August 16, 2016 The Mind’s Eye (Movie Review)
Written and directed by Joe Begos (Almost Human 2013, Why Horror? 2014), The Mind’s Eye incorporates some of the best special effects in cinematography while at the same time looking incredibly real. Paying homage to the famous 1981 David Cronenberg Horror film Scanners, in which a scientist sends a man with psychokinetic powers to look for others like him, The Mind’s Eye made its US debut on August 5th. With a cast that includes Graham Skipper (Late Bloomers 1996, Dementia 2015) as Zack, Lauren Ashley Carter (Premium Rush 2012, Jug Face 2013) as Rachel, John Speredakos (Inside Man 2006, The Innkeepers 2011) as Dr. Slovak, Larry Fessenden (Habit 1995, I Sell the Dead 2008) as Mike, Matt Mercer (Contracted 2013, Contracted: Phase II 2015) as David Armstrong, and Noah Segan (Looper 2012, Breaking Bad 2013) as Travis, these are just a few of many talents this film brings together.
It all starts after Dr. Slovak learns that there is someone else with psychokinetic powers connected to a girl name Rachel who is already in custody. That being known, Dr. Slovak brings in Zack with the false promise that he will get to see his beloved girlfriend once again. Now, months have passed and that promise has not yet come true. Zack and Rachel are constantly being put on situations that tests their powers and Dr. Slovak injects them at the same time so that he can control the psychokinetic couple. Unbeknownst to Dr. Slovak, Zack is slowly taking control of his powers, and when he has enough strength, he enlists David’s help to save Rachel and run away together. Rachel and Zack are able to escape and travel back to Zack’s old house where they meet up with his father Mike.
Everything seems to fall in order until Dr. Slovak orders Travis and another one of his workers to go bring back the couple after finding out their location. To Mike’s misfortune, he answers the door and tries to get rid of Travis only to end up in the wrong side limbo. Most of the action happens when Travis and Zack come face to face, urging Rachel to tap into her powers at its peak in order to defeat one of the bad guys. Travis goes back to Dr. Slovak thinking they have won, but Zack surprises them by showing up at their facility. Before Zack can do anything dangerous, Dr. Slovak injects a secret serum he has developed made in part by the psychokinetic patients the facility recently had. This makes him as strong, if not stronger, than Zack and the ultimate battle begins. Two dangerous minds clash together, but only one will come out on top. Who will it be?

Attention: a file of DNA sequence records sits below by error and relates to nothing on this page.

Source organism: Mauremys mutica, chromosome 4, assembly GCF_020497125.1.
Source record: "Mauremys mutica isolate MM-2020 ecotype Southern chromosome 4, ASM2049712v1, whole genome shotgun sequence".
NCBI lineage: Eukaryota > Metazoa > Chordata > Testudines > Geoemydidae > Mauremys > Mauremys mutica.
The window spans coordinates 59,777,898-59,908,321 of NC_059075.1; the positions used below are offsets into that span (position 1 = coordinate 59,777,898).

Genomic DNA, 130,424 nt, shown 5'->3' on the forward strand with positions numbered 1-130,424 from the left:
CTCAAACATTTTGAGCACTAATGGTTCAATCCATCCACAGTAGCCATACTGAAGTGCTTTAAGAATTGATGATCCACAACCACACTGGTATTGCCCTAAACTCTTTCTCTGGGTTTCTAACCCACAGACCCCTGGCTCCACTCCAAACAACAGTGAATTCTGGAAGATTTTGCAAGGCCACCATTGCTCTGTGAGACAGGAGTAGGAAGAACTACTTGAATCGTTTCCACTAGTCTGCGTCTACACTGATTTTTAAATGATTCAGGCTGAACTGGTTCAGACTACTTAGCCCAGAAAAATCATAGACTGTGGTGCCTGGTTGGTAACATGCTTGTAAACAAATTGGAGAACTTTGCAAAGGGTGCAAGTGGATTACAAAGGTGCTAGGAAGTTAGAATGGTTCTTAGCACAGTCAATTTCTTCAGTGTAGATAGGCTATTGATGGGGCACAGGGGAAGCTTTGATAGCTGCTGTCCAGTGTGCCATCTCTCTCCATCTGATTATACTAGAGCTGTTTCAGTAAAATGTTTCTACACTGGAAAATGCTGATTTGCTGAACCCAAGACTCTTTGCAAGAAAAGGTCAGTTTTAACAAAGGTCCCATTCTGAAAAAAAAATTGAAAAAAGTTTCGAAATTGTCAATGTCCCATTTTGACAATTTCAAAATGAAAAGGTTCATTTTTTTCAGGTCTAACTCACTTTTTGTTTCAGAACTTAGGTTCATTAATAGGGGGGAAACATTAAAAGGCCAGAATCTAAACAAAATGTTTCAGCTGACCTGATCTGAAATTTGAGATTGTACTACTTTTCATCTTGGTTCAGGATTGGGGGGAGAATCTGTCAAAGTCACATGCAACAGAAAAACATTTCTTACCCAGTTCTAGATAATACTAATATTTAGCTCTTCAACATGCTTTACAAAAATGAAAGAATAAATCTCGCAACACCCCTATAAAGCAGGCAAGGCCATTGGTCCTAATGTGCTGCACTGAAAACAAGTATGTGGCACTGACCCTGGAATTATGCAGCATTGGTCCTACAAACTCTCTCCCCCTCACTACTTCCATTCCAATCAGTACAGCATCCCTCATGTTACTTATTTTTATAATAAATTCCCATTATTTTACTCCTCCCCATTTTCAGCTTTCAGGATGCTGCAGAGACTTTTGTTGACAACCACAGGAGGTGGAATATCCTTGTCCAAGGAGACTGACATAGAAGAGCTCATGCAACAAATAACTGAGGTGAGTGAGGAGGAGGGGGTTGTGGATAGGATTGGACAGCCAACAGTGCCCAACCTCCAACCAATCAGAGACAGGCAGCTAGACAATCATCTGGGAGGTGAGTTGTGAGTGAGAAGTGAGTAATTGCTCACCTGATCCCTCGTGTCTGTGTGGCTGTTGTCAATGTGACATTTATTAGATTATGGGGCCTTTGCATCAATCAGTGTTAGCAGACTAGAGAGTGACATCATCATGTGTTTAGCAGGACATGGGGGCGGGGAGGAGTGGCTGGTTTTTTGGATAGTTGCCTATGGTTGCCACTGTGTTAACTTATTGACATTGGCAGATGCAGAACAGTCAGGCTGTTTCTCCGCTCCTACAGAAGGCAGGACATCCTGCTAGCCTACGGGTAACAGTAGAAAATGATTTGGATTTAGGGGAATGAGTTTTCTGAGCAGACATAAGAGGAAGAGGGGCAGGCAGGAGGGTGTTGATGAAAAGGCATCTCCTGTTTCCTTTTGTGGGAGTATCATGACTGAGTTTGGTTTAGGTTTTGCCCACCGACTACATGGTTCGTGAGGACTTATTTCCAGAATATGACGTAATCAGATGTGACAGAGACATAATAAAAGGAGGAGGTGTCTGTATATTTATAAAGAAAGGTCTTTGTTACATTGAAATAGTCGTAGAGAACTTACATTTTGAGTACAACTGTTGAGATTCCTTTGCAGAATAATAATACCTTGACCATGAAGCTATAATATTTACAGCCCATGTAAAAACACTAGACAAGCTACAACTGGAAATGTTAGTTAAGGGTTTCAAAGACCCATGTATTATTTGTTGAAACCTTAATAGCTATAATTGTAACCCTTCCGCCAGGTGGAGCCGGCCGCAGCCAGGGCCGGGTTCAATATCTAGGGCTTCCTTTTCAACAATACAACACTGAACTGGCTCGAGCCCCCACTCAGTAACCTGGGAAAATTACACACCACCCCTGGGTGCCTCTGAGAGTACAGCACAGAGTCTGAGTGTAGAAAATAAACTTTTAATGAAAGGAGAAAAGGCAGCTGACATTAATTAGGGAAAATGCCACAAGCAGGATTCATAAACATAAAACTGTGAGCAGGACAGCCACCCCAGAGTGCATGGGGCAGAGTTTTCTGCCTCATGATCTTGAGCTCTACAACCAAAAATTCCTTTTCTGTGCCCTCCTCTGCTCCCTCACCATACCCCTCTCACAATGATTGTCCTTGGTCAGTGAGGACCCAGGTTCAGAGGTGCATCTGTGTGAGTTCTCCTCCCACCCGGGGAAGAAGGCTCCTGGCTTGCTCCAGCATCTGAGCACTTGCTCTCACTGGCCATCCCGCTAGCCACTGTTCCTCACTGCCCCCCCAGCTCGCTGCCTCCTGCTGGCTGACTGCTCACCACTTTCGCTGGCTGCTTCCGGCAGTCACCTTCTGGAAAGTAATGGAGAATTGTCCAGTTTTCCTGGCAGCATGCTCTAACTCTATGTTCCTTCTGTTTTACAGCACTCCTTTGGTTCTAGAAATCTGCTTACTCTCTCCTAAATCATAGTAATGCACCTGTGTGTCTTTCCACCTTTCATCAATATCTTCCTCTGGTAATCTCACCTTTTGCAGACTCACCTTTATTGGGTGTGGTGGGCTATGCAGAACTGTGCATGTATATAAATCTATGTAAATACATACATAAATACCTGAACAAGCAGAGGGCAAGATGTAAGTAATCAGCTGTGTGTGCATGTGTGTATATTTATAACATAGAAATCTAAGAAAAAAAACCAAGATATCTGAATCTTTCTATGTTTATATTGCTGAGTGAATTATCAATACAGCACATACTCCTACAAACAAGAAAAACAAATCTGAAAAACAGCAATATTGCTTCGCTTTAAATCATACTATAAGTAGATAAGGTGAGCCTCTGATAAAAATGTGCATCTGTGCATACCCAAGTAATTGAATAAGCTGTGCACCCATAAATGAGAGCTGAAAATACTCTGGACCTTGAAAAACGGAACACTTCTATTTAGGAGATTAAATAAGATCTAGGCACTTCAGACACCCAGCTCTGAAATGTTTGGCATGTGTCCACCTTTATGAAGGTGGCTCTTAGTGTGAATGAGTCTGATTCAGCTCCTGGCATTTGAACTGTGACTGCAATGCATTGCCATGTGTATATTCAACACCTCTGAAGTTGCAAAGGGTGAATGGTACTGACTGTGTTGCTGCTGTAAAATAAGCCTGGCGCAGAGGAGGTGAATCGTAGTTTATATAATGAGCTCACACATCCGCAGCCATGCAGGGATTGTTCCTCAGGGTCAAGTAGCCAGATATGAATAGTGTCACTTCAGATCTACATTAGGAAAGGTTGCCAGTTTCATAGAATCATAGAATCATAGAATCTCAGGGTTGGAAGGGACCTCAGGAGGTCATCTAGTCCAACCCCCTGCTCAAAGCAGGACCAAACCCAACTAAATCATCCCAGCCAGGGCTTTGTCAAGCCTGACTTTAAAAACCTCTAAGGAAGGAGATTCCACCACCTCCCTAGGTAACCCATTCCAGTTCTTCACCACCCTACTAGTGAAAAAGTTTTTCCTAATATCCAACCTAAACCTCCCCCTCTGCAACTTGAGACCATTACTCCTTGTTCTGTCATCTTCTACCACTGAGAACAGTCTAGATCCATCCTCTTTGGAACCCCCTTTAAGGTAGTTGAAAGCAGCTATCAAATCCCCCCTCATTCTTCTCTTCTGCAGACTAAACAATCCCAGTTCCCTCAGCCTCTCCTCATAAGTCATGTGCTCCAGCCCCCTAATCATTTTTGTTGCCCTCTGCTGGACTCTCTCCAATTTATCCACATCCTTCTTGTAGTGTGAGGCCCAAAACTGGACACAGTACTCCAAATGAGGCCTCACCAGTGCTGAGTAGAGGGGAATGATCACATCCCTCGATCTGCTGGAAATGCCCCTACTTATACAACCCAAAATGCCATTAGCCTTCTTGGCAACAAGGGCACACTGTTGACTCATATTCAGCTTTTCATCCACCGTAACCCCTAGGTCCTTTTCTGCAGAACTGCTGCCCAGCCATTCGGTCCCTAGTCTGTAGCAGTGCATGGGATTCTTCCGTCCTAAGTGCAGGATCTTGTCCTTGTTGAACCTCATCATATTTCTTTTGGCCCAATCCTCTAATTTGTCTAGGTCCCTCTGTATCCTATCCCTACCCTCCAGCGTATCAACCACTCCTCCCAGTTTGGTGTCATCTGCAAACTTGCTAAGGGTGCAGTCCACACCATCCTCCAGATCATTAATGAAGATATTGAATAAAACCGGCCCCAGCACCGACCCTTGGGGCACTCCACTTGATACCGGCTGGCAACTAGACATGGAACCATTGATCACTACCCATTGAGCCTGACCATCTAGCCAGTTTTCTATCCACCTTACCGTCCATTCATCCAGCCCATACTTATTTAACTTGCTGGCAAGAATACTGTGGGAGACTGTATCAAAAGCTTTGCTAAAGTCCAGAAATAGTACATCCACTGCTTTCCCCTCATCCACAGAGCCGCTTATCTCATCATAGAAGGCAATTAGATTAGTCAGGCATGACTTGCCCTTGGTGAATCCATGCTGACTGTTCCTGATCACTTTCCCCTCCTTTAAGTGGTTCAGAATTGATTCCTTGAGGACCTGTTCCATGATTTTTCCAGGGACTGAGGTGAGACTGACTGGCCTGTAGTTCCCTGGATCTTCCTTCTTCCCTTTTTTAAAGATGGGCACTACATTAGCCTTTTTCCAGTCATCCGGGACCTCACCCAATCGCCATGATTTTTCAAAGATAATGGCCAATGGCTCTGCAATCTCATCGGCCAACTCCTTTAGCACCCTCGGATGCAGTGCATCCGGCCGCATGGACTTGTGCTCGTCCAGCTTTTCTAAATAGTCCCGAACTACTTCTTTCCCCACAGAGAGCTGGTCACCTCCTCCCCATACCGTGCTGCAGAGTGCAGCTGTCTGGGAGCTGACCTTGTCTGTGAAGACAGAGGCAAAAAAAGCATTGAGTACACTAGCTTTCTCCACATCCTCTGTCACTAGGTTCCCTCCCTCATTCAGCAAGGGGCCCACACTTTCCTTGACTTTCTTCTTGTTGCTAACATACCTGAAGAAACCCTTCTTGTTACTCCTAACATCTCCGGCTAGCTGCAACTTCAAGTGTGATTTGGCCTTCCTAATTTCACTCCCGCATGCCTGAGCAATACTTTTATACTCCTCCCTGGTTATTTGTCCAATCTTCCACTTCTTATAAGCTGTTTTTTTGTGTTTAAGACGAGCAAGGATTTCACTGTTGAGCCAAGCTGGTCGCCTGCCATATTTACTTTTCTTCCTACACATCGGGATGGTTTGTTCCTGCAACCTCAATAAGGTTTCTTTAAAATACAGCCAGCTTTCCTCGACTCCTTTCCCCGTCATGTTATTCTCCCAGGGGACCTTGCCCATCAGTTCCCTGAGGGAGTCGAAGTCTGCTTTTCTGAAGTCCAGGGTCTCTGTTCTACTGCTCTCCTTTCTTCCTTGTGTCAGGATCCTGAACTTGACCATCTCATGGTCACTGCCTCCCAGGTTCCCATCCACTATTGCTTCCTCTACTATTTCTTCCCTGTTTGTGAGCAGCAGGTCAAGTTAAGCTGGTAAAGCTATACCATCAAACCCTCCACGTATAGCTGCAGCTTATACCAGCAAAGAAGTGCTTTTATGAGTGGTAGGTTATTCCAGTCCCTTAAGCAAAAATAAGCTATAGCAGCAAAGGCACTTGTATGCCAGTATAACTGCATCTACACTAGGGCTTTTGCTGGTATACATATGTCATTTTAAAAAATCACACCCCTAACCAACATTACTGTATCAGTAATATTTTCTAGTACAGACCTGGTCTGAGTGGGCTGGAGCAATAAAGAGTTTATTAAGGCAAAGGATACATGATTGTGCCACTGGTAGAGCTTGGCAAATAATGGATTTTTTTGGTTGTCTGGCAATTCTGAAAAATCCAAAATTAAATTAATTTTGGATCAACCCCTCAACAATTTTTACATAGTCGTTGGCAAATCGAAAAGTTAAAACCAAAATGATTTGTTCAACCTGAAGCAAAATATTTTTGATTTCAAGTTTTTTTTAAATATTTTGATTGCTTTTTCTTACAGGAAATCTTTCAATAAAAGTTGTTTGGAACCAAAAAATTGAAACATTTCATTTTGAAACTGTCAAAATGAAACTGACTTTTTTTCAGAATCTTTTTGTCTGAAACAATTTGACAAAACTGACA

Overall, super-human powers are usually represented the same way in every movie dealing with that subject matter, but Joe Begos knew that in order to catch the audience’s eyes, he needed to bring more organic ideas into the mix, so he did. There has been a variety of movies representing super-human abilities, but they all lack originality. The way their cinematography works and the way special effects are filmed are usually very similar to one another, but not in The Mind’s Eye. In The Mind’s Eye, the characters are not afraid to show that in order to use their powers, a large amount of pain has to be dealt with. Their heads hurt and they even bleed in order to even move a piece of furniture from one place to another. They do not just fling their hand in the air and make it happen, there is an increasing pain that could even lead to death if pushed too much.
Oftentimes, movie goers bypass these types of things, but it is always nice to see that directors can still have originality and common sense when it comes to building a character’s storyline. This film did not disappoint when it came down to theatrics and fight scenes and even make-up artists did a wonderful job with the allotted time. Available August 5th on VOD and on Blu-ray/DVD October 4th via Image Entertainment, The Mind’s Eye is worth making the time for. CrypticRock gives The Mind’s Eye 4 out of 5 stars.